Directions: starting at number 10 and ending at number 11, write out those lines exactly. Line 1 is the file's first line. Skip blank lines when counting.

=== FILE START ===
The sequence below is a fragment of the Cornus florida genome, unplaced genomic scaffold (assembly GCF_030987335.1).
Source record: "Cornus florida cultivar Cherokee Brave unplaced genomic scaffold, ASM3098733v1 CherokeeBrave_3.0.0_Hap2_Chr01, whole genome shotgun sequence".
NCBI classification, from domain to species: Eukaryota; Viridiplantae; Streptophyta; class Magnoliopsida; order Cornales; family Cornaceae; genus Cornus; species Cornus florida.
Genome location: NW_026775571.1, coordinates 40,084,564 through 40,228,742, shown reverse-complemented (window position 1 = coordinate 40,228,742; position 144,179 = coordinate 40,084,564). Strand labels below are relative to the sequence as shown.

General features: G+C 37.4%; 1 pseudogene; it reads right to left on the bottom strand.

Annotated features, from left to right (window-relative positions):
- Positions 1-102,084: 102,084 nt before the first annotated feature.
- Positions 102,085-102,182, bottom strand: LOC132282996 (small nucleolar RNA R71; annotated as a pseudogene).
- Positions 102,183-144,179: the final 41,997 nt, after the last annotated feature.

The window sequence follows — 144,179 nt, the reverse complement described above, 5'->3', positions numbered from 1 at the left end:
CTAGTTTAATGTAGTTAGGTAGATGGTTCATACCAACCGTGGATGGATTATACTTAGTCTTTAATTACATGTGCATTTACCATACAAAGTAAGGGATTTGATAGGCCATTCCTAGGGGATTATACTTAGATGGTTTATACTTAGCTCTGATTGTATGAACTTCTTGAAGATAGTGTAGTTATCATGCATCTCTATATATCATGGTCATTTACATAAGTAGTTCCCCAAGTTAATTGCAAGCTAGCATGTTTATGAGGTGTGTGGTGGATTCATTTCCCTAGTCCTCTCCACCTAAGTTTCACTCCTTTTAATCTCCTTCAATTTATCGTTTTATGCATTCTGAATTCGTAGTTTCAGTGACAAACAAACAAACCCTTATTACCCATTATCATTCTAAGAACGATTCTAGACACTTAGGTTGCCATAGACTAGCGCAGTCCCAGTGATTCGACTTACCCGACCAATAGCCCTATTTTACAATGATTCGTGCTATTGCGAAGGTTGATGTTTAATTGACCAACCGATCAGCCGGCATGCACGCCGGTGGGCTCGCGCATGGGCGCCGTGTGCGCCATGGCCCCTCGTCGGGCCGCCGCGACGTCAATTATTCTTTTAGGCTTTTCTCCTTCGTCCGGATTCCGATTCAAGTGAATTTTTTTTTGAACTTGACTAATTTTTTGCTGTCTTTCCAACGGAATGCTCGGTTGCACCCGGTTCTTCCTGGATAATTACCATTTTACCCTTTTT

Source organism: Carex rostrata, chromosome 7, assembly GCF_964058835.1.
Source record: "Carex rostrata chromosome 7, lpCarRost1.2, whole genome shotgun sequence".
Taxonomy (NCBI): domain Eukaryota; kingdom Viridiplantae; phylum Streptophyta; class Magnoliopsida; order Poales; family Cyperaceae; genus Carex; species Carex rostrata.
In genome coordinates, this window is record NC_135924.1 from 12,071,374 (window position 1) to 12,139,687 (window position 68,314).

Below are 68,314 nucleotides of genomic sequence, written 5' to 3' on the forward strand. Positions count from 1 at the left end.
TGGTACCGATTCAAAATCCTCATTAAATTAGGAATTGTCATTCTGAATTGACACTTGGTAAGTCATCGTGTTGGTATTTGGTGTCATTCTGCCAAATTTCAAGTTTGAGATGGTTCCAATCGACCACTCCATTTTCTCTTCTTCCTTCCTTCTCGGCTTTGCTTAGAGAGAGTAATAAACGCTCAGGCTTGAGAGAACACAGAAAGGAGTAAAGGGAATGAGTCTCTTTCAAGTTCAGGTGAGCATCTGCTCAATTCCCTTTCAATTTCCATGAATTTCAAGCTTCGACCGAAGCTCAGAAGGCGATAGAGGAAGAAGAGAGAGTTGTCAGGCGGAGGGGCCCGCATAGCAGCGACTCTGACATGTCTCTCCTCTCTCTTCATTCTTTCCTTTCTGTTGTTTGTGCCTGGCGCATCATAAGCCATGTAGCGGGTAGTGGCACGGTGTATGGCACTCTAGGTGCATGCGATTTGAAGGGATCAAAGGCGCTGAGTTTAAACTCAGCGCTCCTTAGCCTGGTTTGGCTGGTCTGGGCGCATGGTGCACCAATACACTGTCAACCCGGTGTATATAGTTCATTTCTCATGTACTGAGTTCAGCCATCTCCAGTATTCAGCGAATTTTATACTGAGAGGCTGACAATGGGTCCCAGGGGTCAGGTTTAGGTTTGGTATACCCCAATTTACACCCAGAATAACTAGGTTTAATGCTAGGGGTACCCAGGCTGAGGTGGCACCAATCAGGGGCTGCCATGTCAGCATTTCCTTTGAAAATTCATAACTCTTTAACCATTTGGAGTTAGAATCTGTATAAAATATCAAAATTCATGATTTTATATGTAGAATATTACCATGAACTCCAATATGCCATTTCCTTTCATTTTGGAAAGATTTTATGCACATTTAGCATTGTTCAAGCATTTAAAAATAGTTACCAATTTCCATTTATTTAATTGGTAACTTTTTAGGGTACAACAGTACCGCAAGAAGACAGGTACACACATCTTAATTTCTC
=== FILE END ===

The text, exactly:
The window sequence follows — 144,179 nt, the reverse complement described above, 5'->3', positions numbered from 1 at the left end:
CTAGTTTAATGTAGTTAGGTAGATGGTTCATACCAACCGTGGATGGATTATACTTAGTCTTTAATTACATGTGCATTTACCATACAAAGTAAGGGATTTGATAGGCCATTCCTAGGGGATTATACTTAGATGGTTTATACTTAGCTCTGATTGTATGAACTTCTTGAAGATAGTGTAGTTATCATGCATCTCTATATATCATGGTCATTTACATAAGTAGTTCCCCAAGTTAATTGCAAGCTAGCATGTTTATGAGGTGTGTGGTGGATTCATTTCCCTAGTCCTCTCCACCTAAGTTTCACTCCTTTTAATCTCCTTCAATTTATCGTTTTATGCATTCTGAATTCGTAGTTTCAGTGACAAACAAACAAACCCTTATTACCCATTATCATTCTAAGAACGATTCTAGACACTTAGGTTGCCATAGACTAGCGCAGTCCCAGTGATTCGACTTACCCGACCAATAGCCCTATTTTACAATGATTCGTGCTATTGCGAAGGTTGATGTTTAATTGACCAACCGATCAGCCGGCATGCACGCCGGTGGGCTCGCGCATGGGCGCCGTGTGCGCCATGGCCCCTCGTCGGGCCGCCGCGACGTCAATTATTCTTTTAGGCTTTTCTCCTTCGTCCGGATTCCGATTCAAGTGAATTTTTTTTTGAACTTGACTAATTTTTTGCTGTCTTTCCAACGGAATGCTCGGTTGCACCCGGTTCTTCCTGGATAATTACCATTTTACCCTTTTT